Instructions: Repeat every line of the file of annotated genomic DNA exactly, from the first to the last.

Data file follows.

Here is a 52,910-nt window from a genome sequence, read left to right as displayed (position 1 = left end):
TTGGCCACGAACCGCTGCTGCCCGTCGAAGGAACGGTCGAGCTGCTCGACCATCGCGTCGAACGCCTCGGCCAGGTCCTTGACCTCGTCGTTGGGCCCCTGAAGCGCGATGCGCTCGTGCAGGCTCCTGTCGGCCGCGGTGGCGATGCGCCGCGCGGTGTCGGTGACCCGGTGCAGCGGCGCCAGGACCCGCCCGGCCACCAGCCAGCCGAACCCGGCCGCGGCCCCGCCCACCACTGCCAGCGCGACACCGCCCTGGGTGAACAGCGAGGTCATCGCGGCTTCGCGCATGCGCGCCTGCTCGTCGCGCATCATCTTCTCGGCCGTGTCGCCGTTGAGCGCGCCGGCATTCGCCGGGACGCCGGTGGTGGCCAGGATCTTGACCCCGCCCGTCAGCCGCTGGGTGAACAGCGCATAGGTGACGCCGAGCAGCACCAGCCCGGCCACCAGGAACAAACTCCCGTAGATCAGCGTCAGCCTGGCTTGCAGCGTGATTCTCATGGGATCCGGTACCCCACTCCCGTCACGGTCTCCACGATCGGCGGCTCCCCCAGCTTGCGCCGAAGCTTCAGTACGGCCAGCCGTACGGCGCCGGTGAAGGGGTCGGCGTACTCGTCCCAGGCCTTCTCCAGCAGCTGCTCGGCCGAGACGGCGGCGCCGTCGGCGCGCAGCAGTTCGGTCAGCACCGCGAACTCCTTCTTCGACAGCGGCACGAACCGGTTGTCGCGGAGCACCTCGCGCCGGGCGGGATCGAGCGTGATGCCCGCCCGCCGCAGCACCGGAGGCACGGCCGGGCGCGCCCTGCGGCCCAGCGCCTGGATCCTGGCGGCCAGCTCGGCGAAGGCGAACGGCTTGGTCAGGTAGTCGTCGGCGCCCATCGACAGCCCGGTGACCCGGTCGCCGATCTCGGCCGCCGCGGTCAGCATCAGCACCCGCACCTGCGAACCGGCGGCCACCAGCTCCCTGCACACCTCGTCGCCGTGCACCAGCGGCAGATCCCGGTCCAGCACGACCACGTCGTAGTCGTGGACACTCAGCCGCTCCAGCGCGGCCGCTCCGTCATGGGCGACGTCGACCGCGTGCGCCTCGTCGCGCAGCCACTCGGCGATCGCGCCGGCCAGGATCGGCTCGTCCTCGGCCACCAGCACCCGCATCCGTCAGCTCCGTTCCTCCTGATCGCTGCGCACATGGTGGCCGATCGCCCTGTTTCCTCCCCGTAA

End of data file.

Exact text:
Here is a 52,910-nt window from a genome sequence, read left to right as displayed (position 1 = left end):
TTGGCCACGAACCGCTGCTGCCCGTCGAAGGAACGGTCGAGCTGCTCGACCATCGCGTCGAACGCCTCGGCCAGGTCCTTGACCTCGTCGTTGGGCCCCTGAAGCGCGATGCGCTCGTGCAGGCTCCTGTCGGCCGCGGTGGCGATGCGCCGCGCGGTGTCGGTGACCCGGTGCAGCGGCGCCAGGACCCGCCCGGCCACCAGCCAGCCGAACCCGGCCGCGGCCCCGCCCACCACTGCCAGCGCGACACCGCCCTGGGTGAACAGCGAGGTCATCGCGGCTTCGCGCATGCGCGCCTGCTCGTCGCGCATCATCTTCTCGGCCGTGTCGCCGTTGAGCGCGCCGGCATTCGCCGGGACGCCGGTGGTGGCCAGGATCTTGACCCCGCCCGTCAGCCGCTGGGTGAACAGCGCATAGGTGACGCCGAGCAGCACCAGCCCGGCCACCAGGAACAAACTCCCGTAGATCAGCGTCAGCCTGGCTTGCAGCGTGATTCTCATGGGATCCGGTACCCCACTCCCGTCACGGTCTCCACGATCGGCGGCTCCCCCAGCTTGCGCCGAAGCTTCAGTACGGCCAGCCGTACGGCGCCGGTGAAGGGGTCGGCGTACTCGTCCCAGGCCTTCTCCAGCAGCTGCTCGGCCGAGACGGCGGCGCCGTCGGCGCGCAGCAGTTCGGTCAGCACCGCGAACTCCTTCTTCGACAGCGGCACGAACCGGTTGTCGCGGAGCACCTCGCGCCGGGCGGGATCGAGCGTGATGCCCGCCCGCCGCAGCACCGGAGGCACGGCCGGGCGCGCCCTGCGGCCCAGCGCCTGGATCCTGGCGGCCAGCTCGGCGAAGGCGAACGGCTTGGTCAGGTAGTCGTCGGCGCCCATCGACAGCCCGGTGACCCGGTCGCCGATCTCGGCCGCCGCGGTCAGCATCAGCACCCGCACCTGCGAACCGGCGGCCACCAGCTCCCTGCACACCTCGTCGCCGTGCACCAGCGGCAGATCCCGGTCCAGCACGACCACGTCGTAGTCGTGGACACTCAGCCGCTCCAGCGCGGCCGCTCCGTCATGGGCGACGTCGACCGCGTGCGCCTCGTCGCGCAGCCACTCGGCGATCGCGCCGGCCAGGATCGGCTCGTCCTCGGCCACCAGCACCCGCATCCGTCAGCTCCGTTCCTCCTGATCGCTGCGCACATGGTGGCCGATCGCCCTGTTTCCTCCCCGTAA